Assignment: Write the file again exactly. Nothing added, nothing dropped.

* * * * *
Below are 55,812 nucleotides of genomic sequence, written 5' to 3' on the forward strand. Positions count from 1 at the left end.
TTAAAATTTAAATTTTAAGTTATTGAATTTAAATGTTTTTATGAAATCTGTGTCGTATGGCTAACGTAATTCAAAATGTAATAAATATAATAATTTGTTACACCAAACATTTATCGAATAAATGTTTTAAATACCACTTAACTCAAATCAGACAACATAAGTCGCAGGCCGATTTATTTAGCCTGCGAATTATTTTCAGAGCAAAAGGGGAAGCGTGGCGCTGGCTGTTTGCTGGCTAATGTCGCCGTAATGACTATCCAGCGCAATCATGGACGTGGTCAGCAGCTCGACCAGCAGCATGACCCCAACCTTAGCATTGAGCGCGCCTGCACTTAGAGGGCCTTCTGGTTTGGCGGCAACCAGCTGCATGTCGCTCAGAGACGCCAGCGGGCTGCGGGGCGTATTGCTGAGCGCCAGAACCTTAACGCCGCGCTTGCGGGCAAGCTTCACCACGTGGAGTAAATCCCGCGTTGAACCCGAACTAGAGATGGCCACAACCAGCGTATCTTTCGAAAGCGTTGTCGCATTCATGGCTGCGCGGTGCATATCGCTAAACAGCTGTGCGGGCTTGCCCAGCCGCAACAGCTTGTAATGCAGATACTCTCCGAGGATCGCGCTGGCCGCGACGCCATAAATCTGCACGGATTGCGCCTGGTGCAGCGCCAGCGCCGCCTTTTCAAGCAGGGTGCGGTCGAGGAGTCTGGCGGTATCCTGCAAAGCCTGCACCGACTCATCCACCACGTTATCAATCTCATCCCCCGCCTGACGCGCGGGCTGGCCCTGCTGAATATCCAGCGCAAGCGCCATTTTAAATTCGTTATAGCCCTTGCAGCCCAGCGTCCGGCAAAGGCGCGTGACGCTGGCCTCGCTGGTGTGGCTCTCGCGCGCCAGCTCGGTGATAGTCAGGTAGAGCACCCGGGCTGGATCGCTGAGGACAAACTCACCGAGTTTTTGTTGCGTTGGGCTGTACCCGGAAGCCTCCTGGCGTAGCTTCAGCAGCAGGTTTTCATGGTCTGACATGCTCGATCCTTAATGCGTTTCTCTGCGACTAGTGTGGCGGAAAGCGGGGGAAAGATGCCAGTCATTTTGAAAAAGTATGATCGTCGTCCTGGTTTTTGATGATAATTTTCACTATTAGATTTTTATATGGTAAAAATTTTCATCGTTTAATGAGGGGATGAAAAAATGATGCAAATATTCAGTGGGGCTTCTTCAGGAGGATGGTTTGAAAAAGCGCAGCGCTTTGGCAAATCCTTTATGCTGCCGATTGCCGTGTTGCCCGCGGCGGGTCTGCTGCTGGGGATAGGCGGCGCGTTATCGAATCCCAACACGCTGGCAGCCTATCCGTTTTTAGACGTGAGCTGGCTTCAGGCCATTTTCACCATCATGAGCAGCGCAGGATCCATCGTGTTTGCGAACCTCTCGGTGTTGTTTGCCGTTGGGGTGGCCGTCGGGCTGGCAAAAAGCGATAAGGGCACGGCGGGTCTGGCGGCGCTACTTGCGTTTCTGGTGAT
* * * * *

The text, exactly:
Below are 55,812 nucleotides of genomic sequence, written 5' to 3' on the forward strand. Positions count from 1 at the left end.
TTAAAATTTAAATTTTAAGTTATTGAATTTAAATGTTTTTATGAAATCTGTGTCGTATGGCTAACGTAATTCAAAATGTAATAAATATAATAATTTGTTACACCAAACATTTATCGAATAAATGTTTTAAATACCACTTAACTCAAATCAGACAACATAAGTCGCAGGCCGATTTATTTAGCCTGCGAATTATTTTCAGAGCAAAAGGGGAAGCGTGGCGCTGGCTGTTTGCTGGCTAATGTCGCCGTAATGACTATCCAGCGCAATCATGGACGTGGTCAGCAGCTCGACCAGCAGCATGACCCCAACCTTAGCATTGAGCGCGCCTGCACTTAGAGGGCCTTCTGGTTTGGCGGCAACCAGCTGCATGTCGCTCAGAGACGCCAGCGGGCTGCGGGGCGTATTGCTGAGCGCCAGAACCTTAACGCCGCGCTTGCGGGCAAGCTTCACCACGTGGAGTAAATCCCGCGTTGAACCCGAACTAGAGATGGCCACAACCAGCGTATCTTTCGAAAGCGTTGTCGCATTCATGGCTGCGCGGTGCATATCGCTAAACAGCTGTGCGGGCTTGCCCAGCCGCAACAGCTTGTAATGCAGATACTCTCCGAGGATCGCGCTGGCCGCGACGCCATAAATCTGCACGGATTGCGCCTGGTGCAGCGCCAGCGCCGCCTTTTCAAGCAGGGTGCGGTCGAGGAGTCTGGCGGTATCCTGCAAAGCCTGCACCGACTCATCCACCACGTTATCAATCTCATCCCCCGCCTGACGCGCGGGCTGGCCCTGCTGAATATCCAGCGCAAGCGCCATTTTAAATTCGTTATAGCCCTTGCAGCCCAGCGTCCGGCAAAGGCGCGTGACGCTGGCCTCGCTGGTGTGGCTCTCGCGCGCCAGCTCGGTGATAGTCAGGTAGAGCACCCGGGCTGGATCGCTGAGGACAAACTCACCGAGTTTTTGTTGCGTTGGGCTGTACCCGGAAGCCTCCTGGCGTAGCTTCAGCAGCAGGTTTTCATGGTCTGACATGCTCGATCCTTAATGCGTTTCTCTGCGACTAGTGTGGCGGAAAGCGGGGGAAAGATGCCAGTCATTTTGAAAAAGTATGATCGTCGTCCTGGTTTTTGATGATAATTTTCACTATTAGATTTTTATATGGTAAAAATTTTCATCGTTTAATGAGGGGATGAAAAAATGATGCAAATATTCAGTGGGGCTTCTTCAGGAGGATGGTTTGAAAAAGCGCAGCGCTTTGGCAAATCCTTTATGCTGCCGATTGCCGTGTTGCCCGCGGCGGGTCTGCTGCTGGGGATAGGCGGCGCGTTATCGAATCCCAACACGCTGGCAGCCTATCCGTTTTTAGACGTGAGCTGGCTTCAGGCCATTTTCACCATCATGAGCAGCGCAGGATCCATCGTGTTTGCGAACCTCTCGGTGTTGTTTGCCGTTGGGGTGGCCGTCGGGCTGGCAAAAAGCGATAAGGGCACGGCGGGTCTGGCGGCGCTACTTGCGTTTCTGGTGAT